We have grown up reading the gospels as reportage, but modern scholars generally concur that all of the books of the New Testament were written well past Jesus's death, and that none of the authors would have had personal knowledge of Jesus. There are scholars that suggest that the gospels were written down to capture the radical good news in a way that would keep the memory of Jesus alive within the context of the Jewish Sabbath rituals that were already a significant part of Jewish worship. It would have been natural for these Jewish authors, writing for Jewish listeners, for use in the context of Jewish ritual and worship, to use allusions to Jewish history...allusions that would have been instantly recognized by the Jewish audiences. But, when Christianity began to spread beyond the Jewish culture, the gentiles (with no Jewish historical reference) wouldn't have recognized the Jewish symbols in those words, and would naturally have literalized them. We may have suffered a disservice these centuries later, to have grown up with the assumption that the gospels were intended to be taken as newspaper-style historical documentation.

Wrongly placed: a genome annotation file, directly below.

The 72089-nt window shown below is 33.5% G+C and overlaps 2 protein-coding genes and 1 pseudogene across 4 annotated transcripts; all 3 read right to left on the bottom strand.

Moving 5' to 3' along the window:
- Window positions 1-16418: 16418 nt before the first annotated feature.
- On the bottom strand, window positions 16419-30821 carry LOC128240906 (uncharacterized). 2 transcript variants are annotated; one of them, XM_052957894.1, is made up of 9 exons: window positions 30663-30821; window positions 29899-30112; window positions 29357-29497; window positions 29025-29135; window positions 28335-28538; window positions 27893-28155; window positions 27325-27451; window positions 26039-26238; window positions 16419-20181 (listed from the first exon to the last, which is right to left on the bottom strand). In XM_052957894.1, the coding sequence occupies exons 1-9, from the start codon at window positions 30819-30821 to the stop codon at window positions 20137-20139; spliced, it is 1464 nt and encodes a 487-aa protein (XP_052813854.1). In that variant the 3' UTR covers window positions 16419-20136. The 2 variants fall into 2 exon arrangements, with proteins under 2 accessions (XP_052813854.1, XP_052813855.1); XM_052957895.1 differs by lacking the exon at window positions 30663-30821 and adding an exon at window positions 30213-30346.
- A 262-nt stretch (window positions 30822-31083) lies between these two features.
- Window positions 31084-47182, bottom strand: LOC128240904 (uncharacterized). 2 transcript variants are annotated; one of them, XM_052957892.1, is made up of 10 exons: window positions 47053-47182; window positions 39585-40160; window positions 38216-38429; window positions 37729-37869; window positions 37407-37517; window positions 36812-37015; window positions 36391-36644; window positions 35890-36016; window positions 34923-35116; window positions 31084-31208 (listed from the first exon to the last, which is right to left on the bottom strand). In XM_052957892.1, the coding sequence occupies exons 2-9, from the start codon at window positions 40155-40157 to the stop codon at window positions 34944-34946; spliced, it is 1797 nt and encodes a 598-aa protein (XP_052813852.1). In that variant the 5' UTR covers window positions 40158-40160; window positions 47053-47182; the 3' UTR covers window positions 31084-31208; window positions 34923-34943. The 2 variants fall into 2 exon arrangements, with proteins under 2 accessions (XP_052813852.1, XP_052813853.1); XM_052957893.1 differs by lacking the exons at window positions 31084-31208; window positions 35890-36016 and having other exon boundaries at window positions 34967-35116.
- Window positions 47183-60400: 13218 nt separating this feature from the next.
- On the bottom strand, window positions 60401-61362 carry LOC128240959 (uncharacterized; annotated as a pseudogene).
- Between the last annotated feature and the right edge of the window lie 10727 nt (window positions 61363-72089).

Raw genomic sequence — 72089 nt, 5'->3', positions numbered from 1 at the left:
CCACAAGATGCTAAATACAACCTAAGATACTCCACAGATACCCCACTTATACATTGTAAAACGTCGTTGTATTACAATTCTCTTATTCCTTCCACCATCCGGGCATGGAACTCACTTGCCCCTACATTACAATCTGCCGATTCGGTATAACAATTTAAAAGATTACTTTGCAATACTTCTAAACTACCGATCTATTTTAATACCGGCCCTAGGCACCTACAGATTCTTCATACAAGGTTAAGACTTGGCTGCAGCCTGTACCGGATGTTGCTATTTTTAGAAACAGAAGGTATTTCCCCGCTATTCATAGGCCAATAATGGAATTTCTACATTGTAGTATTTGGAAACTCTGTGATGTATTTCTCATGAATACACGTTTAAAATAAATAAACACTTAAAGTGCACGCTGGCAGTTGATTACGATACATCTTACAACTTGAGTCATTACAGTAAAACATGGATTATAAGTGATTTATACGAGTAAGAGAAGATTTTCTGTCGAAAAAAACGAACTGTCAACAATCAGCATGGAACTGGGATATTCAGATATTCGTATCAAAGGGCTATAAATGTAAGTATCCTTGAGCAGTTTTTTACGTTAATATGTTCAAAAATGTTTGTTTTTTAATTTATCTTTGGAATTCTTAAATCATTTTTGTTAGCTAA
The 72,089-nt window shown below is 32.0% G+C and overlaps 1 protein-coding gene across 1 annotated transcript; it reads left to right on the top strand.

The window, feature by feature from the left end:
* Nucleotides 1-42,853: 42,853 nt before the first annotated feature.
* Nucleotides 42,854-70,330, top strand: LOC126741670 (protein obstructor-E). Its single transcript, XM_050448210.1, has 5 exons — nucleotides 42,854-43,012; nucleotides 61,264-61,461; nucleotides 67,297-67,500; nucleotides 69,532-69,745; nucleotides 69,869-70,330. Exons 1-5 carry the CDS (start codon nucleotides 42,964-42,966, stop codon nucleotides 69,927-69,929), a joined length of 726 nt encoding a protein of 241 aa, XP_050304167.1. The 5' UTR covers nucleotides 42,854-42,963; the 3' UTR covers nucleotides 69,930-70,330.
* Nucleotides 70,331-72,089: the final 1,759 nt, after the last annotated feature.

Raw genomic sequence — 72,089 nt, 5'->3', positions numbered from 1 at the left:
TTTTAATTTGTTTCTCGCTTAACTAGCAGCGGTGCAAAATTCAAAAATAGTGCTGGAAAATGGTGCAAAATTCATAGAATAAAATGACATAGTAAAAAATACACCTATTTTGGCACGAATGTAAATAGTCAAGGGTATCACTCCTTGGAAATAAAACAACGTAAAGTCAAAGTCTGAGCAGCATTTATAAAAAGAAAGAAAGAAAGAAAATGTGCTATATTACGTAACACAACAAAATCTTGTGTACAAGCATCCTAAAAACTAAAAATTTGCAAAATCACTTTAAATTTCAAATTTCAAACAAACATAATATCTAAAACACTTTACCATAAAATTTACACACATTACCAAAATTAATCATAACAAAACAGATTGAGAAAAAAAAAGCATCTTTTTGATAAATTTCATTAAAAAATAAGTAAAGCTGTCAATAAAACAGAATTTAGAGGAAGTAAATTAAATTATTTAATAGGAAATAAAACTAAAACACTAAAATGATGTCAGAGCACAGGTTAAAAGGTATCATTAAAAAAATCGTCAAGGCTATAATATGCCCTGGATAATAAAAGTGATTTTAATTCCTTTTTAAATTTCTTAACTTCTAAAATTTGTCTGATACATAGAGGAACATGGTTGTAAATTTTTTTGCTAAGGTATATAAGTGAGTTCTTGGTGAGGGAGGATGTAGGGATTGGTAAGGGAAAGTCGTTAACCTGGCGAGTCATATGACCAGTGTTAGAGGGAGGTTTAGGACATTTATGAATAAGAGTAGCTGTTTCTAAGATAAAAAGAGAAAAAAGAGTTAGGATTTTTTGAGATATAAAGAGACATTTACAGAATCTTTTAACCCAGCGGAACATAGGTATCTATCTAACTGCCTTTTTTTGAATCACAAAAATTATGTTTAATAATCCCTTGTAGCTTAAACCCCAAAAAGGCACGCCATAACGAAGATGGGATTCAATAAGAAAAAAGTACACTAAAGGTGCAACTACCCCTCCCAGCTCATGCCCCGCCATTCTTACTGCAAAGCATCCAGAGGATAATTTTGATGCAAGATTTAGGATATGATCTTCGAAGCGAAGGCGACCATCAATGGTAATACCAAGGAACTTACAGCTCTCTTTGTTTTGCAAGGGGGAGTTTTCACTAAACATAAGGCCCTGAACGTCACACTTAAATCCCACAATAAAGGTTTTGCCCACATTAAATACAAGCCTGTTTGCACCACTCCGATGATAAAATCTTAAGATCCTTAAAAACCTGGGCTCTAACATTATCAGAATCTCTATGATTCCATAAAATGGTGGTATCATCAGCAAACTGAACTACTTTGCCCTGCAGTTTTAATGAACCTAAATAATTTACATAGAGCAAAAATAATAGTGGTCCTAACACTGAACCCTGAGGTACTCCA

[u]Peter was naked[/u] We gentiles tend to forget to read with Jewish eyes. We tend to assume that everything would have been taken literally by the Jewish audiences for whom this gospel was written, when they often (usually?) would have been interpreted metaphorically. Trying to think like a Jew, is it possible that the author was indicating that Peter was vulnerable, or that he was not hidden in any way, that his Lord would have/could have "seen right through him" as we might say today? [u]The disciple who Jesus loved[/u] From my readings, scholars are quite divided on whom the "disciple who Jesus loved" is. Some consider it to be John the Apostle. Others have reasons for believing any number of other prominent biblical figures. I can't help but wonder, particularly in light of the consideration that this gospel was likely written 2 or even 3 generations after Jesus's death, that "the disciple who Jesus loved" may be a literary character. The "story teller", if you will. From some things I've read, one could be justified in considering this character to represent members of the Christian faith, those who believe in Jesus. That is the possibility that I am most attracted to. We have grown up reading the gospels as reportage, but modern scholars generally concur that all of the books of the New Testament were written well past Jesus's death, and that none of the authors would have had personal knowledge of Jesus. There are scholars that suggest that the gospels were written down to capture the radical good news in a way that would keep the memory of Jesus alive within the context of the Jewish Sabbath rituals that were already a significant part of Jewish worship. It would have been natural for these Jewish authors, writing for Jewish listeners, for use in the context of Jewish ritual and worship, to use allusions to Jewish history...allusions that would have been instantly recognized by the Jewish audiences. But, when Christianity began to spread beyond the Jewish culture, the gentiles (with no Jewish historical reference) wouldn't have recognized the Jewish symbols in those words, and would naturally have literalized them. We may have suffered a disservice these centuries later, to have grown up with the assumption that the gospels were intended to be taken as newspaper-style historical documentation.